|John Neville tackled a one-act play by Samuel Beckett. (QMI AGENCY)
STRATFORD, ON - John Neville's contributions to the Stratford Festival can be measured in many ways, but the person who perhaps worked most closely with him during his tenure here said Neville was, in some ways, the perfect artistic director.
Neville died on Saturday. He was 86.
After a tenure at the Nepture Theatre in Halifax, Neville moved to Stratford in 1983. He worked with the young company and appeared as an actor in 1983 and 1984. In 1986 he replaced John Hirsch as the Festival's artistic director.
"The Stratford Festival goes through cycles," said Gary Thomas, the general manager of the Stratford Festival during Neville's reign, in a telephone interview Sunday night. "Those cycles are tied directly to the economy.
"We had just gone through a difficult period and John was very aware of the finances of the Festival and was keen on getting things turned around. He knew the Festival had to be financially successful to survive."
In his first year as artistic director, the Stratford Festival trimmed $800,000 off its accumulated deficit. Neville was also the first artistic director to see ticket sales of over $5 million.
Thomas said he and Neville became fast friends and colleagues.
"John and I had a great relationship and I am very sorry to hear of his death," Thomas said. "For a general manager, he was the perfect artistic director.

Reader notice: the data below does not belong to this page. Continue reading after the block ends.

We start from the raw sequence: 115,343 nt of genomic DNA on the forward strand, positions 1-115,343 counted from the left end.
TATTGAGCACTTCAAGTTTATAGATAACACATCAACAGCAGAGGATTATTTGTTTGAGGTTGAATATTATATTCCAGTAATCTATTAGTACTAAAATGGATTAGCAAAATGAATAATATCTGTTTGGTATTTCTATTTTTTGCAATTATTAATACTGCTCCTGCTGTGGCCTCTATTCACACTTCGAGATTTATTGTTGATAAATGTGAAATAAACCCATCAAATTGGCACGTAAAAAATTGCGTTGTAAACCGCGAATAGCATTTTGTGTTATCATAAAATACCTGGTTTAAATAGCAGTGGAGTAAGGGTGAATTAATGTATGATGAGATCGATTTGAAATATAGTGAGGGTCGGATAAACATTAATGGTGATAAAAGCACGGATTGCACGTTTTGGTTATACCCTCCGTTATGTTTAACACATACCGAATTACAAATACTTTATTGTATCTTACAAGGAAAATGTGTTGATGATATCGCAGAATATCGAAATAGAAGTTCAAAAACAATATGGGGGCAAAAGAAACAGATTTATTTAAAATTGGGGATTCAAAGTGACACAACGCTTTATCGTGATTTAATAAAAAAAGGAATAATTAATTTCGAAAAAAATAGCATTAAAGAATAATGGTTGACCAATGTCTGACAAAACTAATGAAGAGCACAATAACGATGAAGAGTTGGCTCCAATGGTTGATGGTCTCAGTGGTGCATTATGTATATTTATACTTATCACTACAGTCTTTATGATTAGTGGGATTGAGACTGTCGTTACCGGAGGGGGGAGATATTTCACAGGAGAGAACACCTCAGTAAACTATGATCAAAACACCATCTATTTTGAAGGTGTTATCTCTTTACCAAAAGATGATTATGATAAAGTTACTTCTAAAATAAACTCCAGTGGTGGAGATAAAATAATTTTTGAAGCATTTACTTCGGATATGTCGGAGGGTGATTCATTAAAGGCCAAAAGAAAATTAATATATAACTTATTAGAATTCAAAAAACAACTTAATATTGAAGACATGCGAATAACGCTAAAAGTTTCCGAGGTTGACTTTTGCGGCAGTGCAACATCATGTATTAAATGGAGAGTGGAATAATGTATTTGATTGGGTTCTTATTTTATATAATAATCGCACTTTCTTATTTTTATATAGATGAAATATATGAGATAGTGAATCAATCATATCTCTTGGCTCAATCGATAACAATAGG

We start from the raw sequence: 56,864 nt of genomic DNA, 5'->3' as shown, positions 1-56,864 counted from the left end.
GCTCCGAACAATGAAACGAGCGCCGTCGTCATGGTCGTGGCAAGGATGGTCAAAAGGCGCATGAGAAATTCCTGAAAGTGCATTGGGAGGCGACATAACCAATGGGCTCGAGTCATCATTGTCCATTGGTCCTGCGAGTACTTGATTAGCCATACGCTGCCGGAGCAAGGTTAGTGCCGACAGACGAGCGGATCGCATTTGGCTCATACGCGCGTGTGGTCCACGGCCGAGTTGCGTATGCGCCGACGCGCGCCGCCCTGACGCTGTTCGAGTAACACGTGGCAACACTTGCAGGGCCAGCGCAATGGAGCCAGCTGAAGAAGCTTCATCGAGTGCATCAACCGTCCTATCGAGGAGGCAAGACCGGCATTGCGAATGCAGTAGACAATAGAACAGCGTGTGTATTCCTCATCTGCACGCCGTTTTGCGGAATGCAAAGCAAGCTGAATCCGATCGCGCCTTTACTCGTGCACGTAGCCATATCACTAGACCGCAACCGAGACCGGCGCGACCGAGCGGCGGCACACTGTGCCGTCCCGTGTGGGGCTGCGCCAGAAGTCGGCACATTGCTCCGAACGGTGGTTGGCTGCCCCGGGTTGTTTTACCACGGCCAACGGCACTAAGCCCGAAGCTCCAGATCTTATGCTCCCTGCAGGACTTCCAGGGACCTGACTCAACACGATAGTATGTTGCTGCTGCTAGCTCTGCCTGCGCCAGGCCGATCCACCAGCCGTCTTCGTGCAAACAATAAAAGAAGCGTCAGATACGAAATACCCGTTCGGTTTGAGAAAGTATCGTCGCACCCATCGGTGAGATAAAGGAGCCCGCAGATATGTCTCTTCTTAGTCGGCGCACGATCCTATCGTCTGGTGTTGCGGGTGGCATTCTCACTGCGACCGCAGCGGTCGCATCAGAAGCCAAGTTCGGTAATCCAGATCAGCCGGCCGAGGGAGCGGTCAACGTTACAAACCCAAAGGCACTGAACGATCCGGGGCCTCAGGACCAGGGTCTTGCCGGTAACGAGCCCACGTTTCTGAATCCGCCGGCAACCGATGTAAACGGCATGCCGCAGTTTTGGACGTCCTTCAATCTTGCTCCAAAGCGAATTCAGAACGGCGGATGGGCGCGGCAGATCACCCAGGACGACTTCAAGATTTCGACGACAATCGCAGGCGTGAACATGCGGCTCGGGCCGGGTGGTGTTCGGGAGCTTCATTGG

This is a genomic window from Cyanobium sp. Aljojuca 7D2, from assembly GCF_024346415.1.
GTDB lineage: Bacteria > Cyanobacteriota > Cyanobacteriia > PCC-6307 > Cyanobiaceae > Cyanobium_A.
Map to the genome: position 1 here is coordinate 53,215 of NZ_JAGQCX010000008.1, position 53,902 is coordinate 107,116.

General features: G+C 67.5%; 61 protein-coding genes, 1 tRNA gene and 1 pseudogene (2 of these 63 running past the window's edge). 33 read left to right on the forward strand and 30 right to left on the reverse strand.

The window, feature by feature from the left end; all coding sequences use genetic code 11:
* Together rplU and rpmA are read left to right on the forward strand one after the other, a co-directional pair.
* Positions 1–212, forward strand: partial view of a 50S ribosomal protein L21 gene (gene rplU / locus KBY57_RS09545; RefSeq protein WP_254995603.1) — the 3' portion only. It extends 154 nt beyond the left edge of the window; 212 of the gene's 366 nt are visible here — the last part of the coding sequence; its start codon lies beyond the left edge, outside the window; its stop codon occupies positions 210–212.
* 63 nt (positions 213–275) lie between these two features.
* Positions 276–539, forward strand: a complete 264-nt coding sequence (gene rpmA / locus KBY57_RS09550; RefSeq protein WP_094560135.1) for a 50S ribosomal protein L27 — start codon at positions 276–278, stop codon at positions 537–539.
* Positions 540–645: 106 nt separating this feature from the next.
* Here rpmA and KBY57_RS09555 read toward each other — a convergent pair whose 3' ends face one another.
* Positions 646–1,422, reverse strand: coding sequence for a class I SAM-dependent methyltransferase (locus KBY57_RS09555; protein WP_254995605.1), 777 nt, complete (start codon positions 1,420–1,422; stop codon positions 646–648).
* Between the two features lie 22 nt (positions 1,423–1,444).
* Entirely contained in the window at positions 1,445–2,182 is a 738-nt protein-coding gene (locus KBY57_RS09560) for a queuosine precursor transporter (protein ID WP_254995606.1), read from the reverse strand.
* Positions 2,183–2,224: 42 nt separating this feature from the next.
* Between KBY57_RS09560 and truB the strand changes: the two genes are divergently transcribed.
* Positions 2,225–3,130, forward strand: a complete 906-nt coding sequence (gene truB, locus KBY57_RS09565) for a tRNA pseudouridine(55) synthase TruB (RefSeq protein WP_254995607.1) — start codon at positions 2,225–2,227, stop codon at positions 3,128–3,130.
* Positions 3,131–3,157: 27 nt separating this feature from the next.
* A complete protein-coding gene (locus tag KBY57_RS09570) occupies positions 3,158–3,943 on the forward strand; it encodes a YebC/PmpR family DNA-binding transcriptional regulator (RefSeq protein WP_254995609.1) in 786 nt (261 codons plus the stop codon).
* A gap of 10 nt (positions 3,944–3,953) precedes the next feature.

"He was artistically brilliant and you could count on him to put together great plays, but he was also fiscally responsible. The Festival had some outstanding years under John, especially the last two."
In 1988, the Stratford Festival posted a surplus of $1.7 million and reached a near-record 534,679 patrons.
A veteran of London's West End, Broadway, the National Arts Centre, Neville completed his commitment at the end of 1989 and then turned down an opportunity to extend his stay with the Festival.
From 1995-98, Neville had a recurring role in hit TV series "The X-Files", playing the part of the "Well Manicured Man."
He received the Order of the British Empire in 1965 and was appointed to the Order of Canada in 2006.
He is survived by his wife and six children. A private funeral with be held, with plans for a memorial in the new year.